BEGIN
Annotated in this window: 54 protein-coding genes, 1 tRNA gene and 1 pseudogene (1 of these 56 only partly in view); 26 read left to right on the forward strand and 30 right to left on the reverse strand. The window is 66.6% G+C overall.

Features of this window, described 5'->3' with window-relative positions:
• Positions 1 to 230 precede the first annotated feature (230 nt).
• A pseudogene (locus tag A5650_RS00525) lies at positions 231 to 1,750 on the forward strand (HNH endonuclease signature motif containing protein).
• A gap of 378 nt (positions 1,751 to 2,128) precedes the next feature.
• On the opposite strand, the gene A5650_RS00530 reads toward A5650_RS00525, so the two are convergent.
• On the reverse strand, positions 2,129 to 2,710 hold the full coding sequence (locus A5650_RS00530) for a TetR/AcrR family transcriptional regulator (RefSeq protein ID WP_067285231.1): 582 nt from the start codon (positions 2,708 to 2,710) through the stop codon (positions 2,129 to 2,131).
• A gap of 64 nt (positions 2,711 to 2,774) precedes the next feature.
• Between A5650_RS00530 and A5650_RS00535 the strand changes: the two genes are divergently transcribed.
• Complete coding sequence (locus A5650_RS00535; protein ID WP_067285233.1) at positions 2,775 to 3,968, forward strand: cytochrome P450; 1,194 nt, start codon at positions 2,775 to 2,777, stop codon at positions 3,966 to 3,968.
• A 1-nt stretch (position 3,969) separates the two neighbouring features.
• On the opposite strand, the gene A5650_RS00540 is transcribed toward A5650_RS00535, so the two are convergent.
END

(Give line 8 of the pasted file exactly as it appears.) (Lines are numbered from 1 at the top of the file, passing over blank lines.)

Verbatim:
• A gap of 64 nt (positions 2,711 to 2,774) precedes the next feature.